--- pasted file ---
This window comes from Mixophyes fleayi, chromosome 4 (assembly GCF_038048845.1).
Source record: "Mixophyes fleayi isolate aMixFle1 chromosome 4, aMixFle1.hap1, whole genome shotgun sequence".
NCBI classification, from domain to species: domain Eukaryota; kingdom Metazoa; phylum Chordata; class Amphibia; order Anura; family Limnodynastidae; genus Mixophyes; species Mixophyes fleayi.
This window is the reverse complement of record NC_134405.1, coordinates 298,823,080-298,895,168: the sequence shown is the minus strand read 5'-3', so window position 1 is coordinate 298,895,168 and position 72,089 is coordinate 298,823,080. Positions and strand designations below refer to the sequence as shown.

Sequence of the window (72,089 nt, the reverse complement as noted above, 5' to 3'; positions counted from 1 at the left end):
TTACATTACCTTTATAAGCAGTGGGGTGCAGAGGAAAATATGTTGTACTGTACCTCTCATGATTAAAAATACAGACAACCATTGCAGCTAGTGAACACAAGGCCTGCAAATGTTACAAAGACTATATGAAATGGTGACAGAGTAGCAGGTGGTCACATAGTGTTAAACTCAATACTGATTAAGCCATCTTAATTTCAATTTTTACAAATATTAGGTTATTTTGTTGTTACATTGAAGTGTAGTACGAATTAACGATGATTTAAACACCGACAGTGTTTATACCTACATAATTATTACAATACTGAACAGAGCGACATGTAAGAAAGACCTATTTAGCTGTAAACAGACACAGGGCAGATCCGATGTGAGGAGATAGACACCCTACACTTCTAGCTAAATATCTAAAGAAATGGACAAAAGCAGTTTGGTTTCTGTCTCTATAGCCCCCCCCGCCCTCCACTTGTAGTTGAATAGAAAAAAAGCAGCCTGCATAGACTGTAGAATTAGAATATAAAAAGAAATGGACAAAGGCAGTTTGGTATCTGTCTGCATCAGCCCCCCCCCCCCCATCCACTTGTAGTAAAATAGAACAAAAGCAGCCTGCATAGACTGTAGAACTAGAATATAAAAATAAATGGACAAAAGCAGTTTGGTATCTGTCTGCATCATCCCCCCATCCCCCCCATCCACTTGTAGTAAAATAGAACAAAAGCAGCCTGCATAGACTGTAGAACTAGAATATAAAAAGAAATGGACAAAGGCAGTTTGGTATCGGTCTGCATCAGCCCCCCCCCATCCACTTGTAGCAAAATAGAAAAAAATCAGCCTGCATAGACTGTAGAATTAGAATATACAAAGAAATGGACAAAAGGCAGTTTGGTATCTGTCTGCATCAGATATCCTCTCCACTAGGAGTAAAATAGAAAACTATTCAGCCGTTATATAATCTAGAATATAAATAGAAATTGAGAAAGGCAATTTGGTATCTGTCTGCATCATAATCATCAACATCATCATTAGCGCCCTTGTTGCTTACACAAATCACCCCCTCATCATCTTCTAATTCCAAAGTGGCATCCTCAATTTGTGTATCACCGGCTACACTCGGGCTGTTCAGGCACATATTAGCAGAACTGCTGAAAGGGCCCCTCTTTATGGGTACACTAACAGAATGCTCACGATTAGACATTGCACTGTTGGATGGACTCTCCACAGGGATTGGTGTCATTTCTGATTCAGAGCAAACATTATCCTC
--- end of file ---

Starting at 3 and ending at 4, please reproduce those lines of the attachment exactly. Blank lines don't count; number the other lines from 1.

NCBI classification, from domain to species: domain Eukaryota; kingdom Metazoa; phylum Chordata; class Amphibia; order Anura; family Limnodynastidae; genus Mixophyes; species Mixophyes fleayi.
This window is the reverse complement of record NC_134405.1, coordinates 298,823,080-298,895,168: the sequence shown is the minus strand read 5'-3', so window position 1 is coordinate 298,895,168 and position 72,089 is coordinate 298,823,080. Positions and strand designations below refer to the sequence as shown.